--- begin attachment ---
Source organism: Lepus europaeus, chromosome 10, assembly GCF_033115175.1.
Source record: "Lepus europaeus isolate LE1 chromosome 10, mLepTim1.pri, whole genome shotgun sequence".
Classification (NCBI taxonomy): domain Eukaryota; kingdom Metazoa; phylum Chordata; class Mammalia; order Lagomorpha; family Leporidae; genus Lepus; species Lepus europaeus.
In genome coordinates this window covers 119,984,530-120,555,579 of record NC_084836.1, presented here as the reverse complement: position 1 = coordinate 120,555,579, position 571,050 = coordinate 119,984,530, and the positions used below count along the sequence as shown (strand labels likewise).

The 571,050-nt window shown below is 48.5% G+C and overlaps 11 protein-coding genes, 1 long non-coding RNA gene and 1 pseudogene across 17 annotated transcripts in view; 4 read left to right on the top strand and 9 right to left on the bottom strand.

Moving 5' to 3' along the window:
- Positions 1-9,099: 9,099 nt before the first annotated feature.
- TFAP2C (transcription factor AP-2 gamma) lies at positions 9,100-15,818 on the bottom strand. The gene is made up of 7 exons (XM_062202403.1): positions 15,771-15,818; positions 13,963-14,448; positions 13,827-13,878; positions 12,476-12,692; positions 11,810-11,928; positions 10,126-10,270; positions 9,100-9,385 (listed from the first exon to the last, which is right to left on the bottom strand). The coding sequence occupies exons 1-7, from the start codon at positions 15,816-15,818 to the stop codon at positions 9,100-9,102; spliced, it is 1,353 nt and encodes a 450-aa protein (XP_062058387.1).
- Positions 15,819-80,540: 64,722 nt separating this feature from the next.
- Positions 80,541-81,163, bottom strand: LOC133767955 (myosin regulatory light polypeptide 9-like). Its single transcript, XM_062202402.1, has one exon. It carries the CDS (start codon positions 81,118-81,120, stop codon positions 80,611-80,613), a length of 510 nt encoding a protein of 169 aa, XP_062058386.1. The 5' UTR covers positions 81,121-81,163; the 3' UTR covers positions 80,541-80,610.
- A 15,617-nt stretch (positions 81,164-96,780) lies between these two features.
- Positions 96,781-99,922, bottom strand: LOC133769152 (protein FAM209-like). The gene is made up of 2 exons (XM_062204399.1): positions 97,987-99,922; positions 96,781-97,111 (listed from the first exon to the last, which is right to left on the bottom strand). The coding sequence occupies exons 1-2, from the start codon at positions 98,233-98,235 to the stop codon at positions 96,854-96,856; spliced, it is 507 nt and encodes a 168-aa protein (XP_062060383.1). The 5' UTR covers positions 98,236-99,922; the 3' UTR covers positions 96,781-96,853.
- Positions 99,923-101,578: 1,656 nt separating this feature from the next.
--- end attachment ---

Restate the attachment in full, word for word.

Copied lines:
Source organism: Lepus europaeus, chromosome 10, assembly GCF_033115175.1.
Source record: "Lepus europaeus isolate LE1 chromosome 10, mLepTim1.pri, whole genome shotgun sequence".
Classification (NCBI taxonomy): domain Eukaryota; kingdom Metazoa; phylum Chordata; class Mammalia; order Lagomorpha; family Leporidae; genus Lepus; species Lepus europaeus.
In genome coordinates this window covers 119,984,530-120,555,579 of record NC_084836.1, presented here as the reverse complement: position 1 = coordinate 120,555,579, position 571,050 = coordinate 119,984,530, and the positions used below count along the sequence as shown (strand labels likewise).

The 571,050-nt window shown below is 48.5% G+C and overlaps 11 protein-coding genes, 1 long non-coding RNA gene and 1 pseudogene across 17 annotated transcripts in view; 4 read left to right on the top strand and 9 right to left on the bottom strand.

Moving 5' to 3' along the window:
- Positions 1-9,099: 9,099 nt before the first annotated feature.
- TFAP2C (transcription factor AP-2 gamma) lies at positions 9,100-15,818 on the bottom strand. The gene is made up of 7 exons (XM_062202403.1): positions 15,771-15,818; positions 13,963-14,448; positions 13,827-13,878; positions 12,476-12,692; positions 11,810-11,928; positions 10,126-10,270; positions 9,100-9,385 (listed from the first exon to the last, which is right to left on the bottom strand). The coding sequence occupies exons 1-7, from the start codon at positions 15,816-15,818 to the stop codon at positions 9,100-9,102; spliced, it is 1,353 nt and encodes a 450-aa protein (XP_062058387.1).
- Positions 15,819-80,540: 64,722 nt separating this feature from the next.
- Positions 80,541-81,163, bottom strand: LOC133767955 (myosin regulatory light polypeptide 9-like). Its single transcript, XM_062202402.1, has one exon. It carries the CDS (start codon positions 81,118-81,120, stop codon positions 80,611-80,613), a length of 510 nt encoding a protein of 169 aa, XP_062058386.1. The 5' UTR covers positions 81,121-81,163; the 3' UTR covers positions 80,541-80,610.
- A 15,617-nt stretch (positions 81,164-96,780) lies between these two features.
- Positions 96,781-99,922, bottom strand: LOC133769152 (protein FAM209-like). The gene is made up of 2 exons (XM_062204399.1): positions 97,987-99,922; positions 96,781-97,111 (listed from the first exon to the last, which is right to left on the bottom strand). The coding sequence occupies exons 1-2, from the start codon at positions 98,233-98,235 to the stop codon at positions 96,854-96,856; spliced, it is 507 nt and encodes a 168-aa protein (XP_062060383.1). The 5' UTR covers positions 98,236-99,922; the 3' UTR covers positions 96,781-96,853.
- Positions 99,923-101,578: 1,656 nt separating this feature from the next.